Exercise has to be something enjoyable that is part of your lifestyle or you likely will not stay with it and you will not keep the weight off and remain healthy from physical activity. (Same is true of diet. You have to make a healthy diet part of your lifestyle. Though honestly I eat fairly healthy but am not a fanatic about it; it was more the physical activity daily that made the difference!)

I eat the same diet (maybe worse) than I did when I put on the 35lb. But it's the active lifestyle, working outside that made all the difference for me.

2 and 1/2 years later, I have maintained my normal weight. Without "trying". No "excercise", just working at things I enjoy doing.
Quick reply to this message
 
Old 05-28-2018, 04:55 PM
 
Location: Georgia, USA
21,390 posts, read 25,975,211 times
Reputation: 26304
Quote:
Originally Posted by Good4Nothin View Post
There is also an association between obesity and the modern lifestyle, of refined carbohydrates and inactivity. So the refined carbohydrates and inactivity might be causing both the obesity and the diabetes.

It is not nearly as simple as you think. And it might be different for different individuals.

And it seems like you are just trying to find ways to deny the importance of avoiding carbohydrates, and of getting enough exercise.

Focusing on obesity is good for the drug companies, but bad for the patients. They usually fail to lose weight permanently by restricting calories, so their MDs feel it's necessary to give them drugs.

It seems like you just want to deny this.

If someone is pre-diabetic and has metabolic syndrome, their system is out of balance. They can restore the balance by avoiding processed food and by exercising. Gradually, their system will recover its balance and they will return to normal weight, without restricting calories.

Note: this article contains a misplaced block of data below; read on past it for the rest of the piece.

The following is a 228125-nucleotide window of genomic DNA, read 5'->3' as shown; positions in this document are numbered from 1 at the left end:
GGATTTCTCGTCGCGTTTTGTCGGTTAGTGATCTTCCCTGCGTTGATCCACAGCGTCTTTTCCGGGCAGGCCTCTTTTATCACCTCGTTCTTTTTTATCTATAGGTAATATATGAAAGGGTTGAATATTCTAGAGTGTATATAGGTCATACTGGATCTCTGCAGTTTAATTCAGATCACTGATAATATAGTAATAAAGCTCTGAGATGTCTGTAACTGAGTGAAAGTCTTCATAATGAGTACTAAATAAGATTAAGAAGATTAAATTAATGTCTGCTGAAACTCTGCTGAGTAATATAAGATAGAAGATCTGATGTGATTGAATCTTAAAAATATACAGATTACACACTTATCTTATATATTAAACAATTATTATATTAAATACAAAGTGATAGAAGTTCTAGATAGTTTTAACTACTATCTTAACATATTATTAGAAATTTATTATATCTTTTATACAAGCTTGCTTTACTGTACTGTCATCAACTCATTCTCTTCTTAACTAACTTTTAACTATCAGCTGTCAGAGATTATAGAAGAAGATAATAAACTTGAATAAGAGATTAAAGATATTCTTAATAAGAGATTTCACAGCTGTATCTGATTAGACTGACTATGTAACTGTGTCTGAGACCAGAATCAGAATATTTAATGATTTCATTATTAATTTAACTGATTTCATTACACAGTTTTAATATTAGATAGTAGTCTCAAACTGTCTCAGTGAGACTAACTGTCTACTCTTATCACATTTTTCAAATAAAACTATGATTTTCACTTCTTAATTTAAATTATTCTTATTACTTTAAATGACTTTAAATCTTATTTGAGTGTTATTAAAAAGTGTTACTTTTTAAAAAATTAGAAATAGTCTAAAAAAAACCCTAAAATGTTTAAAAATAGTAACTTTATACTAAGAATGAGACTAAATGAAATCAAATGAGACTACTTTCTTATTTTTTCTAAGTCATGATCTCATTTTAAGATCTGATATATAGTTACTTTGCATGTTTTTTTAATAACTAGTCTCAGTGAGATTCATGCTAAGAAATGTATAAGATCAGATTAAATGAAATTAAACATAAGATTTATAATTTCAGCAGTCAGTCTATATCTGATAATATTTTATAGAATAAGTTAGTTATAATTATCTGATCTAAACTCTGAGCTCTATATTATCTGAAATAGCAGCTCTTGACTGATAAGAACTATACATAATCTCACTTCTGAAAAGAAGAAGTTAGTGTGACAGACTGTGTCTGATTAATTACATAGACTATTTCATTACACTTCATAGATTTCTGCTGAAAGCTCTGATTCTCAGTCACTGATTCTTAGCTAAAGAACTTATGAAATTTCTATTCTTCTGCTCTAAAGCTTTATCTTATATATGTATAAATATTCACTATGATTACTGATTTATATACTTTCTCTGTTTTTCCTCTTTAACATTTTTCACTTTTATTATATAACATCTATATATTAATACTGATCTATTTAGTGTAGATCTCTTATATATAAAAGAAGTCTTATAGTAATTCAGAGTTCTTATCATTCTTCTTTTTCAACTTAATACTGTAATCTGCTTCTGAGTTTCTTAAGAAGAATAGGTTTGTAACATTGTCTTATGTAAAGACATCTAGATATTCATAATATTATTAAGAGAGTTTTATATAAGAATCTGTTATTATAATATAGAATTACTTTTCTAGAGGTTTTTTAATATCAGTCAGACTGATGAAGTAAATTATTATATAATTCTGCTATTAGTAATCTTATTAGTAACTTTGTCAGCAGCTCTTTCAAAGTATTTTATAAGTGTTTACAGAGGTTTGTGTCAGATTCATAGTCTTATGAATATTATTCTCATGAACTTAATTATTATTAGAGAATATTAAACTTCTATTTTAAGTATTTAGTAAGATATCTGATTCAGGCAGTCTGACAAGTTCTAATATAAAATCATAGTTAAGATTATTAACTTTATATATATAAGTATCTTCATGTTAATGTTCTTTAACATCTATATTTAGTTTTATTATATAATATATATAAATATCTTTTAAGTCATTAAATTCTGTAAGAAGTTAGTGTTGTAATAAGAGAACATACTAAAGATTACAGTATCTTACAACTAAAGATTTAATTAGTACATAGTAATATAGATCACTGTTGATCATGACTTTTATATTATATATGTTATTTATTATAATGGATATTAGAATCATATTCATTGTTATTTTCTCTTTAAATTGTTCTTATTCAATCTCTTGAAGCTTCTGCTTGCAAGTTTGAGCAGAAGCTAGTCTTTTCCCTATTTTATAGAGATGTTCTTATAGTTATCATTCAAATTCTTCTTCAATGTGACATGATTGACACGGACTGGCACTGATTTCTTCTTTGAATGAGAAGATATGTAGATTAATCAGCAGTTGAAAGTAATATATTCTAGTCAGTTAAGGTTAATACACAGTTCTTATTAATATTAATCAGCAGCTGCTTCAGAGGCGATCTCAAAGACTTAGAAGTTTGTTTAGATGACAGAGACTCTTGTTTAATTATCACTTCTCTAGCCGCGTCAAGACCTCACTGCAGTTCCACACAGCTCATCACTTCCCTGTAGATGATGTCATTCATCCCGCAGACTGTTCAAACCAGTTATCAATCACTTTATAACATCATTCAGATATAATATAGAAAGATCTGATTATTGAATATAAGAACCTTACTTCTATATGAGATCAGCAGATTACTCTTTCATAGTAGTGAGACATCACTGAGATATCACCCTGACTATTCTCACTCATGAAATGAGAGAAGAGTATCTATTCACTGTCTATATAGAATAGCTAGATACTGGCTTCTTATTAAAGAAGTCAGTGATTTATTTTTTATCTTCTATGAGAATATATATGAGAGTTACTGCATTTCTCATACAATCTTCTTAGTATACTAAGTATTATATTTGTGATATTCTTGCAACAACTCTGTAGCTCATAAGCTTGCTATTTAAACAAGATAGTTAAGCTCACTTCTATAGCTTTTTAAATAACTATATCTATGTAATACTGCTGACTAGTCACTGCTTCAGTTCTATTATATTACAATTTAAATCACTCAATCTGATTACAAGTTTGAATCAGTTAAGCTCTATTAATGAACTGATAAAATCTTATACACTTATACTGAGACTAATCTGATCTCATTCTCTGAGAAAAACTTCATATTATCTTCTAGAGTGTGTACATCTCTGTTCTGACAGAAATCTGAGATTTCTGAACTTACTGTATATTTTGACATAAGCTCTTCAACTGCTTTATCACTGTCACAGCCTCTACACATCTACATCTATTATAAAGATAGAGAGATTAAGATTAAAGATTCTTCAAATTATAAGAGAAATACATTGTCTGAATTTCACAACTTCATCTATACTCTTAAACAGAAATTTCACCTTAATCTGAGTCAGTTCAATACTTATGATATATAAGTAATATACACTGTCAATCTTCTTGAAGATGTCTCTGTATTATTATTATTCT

The insistence on losing weight might be the reason the epidemic keeps getting worse. The harder someone tries to lose weight by limiting calories, the more their metabolism slows and the worse the syndrome becomes.
Sorry, but calories do count. No matter what you eat - carbs, protein, or fat - if you eat more than you burn for your personal energy requirement, you will gain weight. Guaranteed.

Consume less than you expend and you will lose weight. Guaranteed.

Exercise can help increase the net energy deficit and help lose weight, but the calorie deficit must be achieved. Lowering intake by 500 calories per day or burning an extra 500 calories per day with exercise will cause weight loss, as long as that 500 calories is 500 calories less than you burn each day. Doing both will accelerate the loss.

Significant slowing of metabolism does not happen unless calories are restricted too much. It can be countered by maintaining protein intake - and exercise, including some weight lifting, to maintain muscle mass.

https://www.healthline.com/nutrition...-mode#section2

Like I have been saying all along, both diet (but not just simple sugar) and exercise are important.
Someone with metabolic syndrome must lose intra-abdominal fat in order to improve the metabolic dysfunction, fundamentally insulin resistance. That is not going to happen without creating a calorie deficit, with diet and exercise.
Quick reply to this message
 
Old 05-28-2018, 08:22 PM
 
3,170 posts, read 892,562 times
Reputation: 2554
Quote:
Originally Posted by Mikala43 View Post
I find it is exceptionally common not to like exercise.
It is very common, obviously, or more people would be doing it. I said it is not NATURAL to dislike exercise, I didn't say it is not common. And I gave a reasonable explanation of why it is common to dislike it.
Quick reply to this message
 
Old 05-28-2018, 08:29 PM
 
3,170 posts, read 892,562 times
Reputation: 2554
Quote:
Originally Posted by suzy_q2010 View Post
Sorry, but calories do count. No matter what you eat - carbs, protein, or fat - if you eat more than you burn for your personal energy requirement, you will gain weight. Guaranteed.